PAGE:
Music of the Baroque Era
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The Baroque Era edit
"Baroque" is traditionally the term applied to a highly grand and decorative form of artistic expression in the 17th century. The term was first used to describe architecture and art, but was later applied to music. The period is often described as existing from the birth of opera and oratorio in the 1600s until the influence of classical style became widespread in the 1760s. Learning resources should be published in this area to further explain the Baroque era, style and composers who were influenced by the time.
The Baroque era hosted one of the most loved composers ever to have put pen to paper.
The German composer Johann Sebastian Bach wrote many cantatas, several oratorios, and lots of other choral and instrumental music. Bach was probably one of the most prolific composers to ever live, at one stage writing a large-scale cantata and two organ pieces every week (for nearly three years) He is often considered a master of harmony, and students today still learn his principles of harmonisation.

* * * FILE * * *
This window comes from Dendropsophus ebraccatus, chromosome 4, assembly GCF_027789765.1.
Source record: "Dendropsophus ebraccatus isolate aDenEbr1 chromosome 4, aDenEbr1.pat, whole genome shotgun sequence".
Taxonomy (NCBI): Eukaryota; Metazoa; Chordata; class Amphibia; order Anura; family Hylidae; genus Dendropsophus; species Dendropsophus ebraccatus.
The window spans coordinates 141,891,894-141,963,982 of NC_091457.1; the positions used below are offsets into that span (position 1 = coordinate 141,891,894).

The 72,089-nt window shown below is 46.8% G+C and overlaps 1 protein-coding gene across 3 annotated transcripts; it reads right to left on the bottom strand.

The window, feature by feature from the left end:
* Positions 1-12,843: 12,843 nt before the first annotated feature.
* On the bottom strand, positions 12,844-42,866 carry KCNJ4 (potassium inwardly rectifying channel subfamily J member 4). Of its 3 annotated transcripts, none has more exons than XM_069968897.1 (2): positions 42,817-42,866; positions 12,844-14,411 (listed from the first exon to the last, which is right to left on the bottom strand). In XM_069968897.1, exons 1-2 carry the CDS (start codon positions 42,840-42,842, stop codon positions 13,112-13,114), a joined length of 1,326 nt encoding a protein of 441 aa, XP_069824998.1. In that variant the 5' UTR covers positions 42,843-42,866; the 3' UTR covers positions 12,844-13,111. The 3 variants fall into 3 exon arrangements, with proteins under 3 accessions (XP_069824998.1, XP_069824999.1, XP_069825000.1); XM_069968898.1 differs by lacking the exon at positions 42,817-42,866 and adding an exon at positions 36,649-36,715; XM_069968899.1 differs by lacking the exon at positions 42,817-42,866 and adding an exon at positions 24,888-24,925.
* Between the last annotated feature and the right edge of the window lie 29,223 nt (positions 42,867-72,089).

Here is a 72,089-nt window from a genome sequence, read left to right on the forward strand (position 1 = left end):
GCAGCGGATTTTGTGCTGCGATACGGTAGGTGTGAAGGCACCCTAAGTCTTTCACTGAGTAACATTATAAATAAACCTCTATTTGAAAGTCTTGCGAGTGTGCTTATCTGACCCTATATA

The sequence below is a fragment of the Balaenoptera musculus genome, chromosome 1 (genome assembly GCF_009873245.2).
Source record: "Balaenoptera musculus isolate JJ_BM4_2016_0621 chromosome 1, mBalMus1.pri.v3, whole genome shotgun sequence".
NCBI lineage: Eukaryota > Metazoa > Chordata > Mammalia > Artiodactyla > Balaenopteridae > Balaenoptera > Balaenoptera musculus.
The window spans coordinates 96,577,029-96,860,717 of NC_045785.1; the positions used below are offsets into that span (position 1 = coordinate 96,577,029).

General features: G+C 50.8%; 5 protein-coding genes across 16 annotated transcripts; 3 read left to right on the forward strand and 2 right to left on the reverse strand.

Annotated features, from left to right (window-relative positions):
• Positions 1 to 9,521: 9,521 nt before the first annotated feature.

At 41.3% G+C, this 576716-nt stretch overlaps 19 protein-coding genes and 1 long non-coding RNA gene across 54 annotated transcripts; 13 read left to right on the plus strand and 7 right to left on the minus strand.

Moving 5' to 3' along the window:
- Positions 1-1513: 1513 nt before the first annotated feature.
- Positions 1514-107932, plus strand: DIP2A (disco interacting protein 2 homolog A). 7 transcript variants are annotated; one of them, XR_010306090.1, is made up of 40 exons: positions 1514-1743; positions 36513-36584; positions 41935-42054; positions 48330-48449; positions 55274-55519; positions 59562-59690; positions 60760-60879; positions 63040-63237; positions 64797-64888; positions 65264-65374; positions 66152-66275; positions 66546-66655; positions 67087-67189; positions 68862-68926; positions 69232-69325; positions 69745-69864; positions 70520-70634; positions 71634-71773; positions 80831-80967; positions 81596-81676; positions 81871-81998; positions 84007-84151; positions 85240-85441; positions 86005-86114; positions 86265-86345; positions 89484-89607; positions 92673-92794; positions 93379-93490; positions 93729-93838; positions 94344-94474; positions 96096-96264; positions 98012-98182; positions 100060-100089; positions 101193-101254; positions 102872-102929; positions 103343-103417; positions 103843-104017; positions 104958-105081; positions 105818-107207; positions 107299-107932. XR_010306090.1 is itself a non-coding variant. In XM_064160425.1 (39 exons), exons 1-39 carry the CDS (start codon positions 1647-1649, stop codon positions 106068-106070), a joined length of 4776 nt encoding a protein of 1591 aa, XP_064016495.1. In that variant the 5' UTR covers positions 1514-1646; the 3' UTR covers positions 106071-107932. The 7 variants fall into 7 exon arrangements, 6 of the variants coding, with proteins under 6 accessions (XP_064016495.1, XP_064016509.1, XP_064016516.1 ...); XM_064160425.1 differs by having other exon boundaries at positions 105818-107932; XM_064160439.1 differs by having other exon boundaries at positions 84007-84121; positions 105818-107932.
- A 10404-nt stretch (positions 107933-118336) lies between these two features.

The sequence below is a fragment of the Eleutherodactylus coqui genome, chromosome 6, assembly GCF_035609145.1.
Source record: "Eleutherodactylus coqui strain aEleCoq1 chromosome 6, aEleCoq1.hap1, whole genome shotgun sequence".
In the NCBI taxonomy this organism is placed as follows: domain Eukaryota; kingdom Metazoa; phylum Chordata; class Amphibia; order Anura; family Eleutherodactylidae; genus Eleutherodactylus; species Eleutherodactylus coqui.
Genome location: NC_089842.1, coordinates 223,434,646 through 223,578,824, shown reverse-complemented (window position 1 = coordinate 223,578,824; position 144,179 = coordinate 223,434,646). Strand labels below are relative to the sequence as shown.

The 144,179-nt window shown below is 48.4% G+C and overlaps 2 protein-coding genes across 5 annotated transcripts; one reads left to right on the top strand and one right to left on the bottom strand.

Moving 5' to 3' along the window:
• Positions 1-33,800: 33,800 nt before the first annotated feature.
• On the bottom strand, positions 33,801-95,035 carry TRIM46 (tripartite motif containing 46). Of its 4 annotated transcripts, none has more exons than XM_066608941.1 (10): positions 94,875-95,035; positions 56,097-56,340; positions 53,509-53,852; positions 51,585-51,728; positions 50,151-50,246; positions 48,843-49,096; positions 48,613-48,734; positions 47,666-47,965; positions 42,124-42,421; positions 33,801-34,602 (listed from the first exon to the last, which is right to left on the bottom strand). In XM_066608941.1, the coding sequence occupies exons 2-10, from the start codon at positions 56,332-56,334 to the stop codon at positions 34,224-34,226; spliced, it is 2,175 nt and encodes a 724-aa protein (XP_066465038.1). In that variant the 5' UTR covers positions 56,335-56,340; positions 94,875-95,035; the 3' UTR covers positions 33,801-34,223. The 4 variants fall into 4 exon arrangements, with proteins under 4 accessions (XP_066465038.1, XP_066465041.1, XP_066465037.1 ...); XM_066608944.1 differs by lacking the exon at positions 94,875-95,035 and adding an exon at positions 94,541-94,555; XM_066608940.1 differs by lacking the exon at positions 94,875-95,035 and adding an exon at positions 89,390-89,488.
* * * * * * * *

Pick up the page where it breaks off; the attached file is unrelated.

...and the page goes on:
The French court composer Jean-Baptiste Lully was perhaps the first Baroque composer to gain notoriety. With his compositions for the French court, Baroque music became more magnificent than what had come before, with larger orchestration.
In England, Henry Purcell showed a very different style to other composers of the time.
Musical Forms edit
A fugue is a musical composition involving two or more independent parts. It is organized around a "subject" (like a theme) which is repeated in varied ways throughout the composition. The subject can appear in one of four ways: 1) original form; 2) inverted ("upside down"); 3) retrograde (backwards); or 4) retrograde inverted. J.S. Bach was famous for his fugues.
A suite is a collection of short pieces of music all associated with dances. All the dances are in the same key. They contrast one another in terms of time signature and/or metre. Although a suite's pieces were all once associated with dances, the Baroque suite is meant for listening, not as dance accompaniment.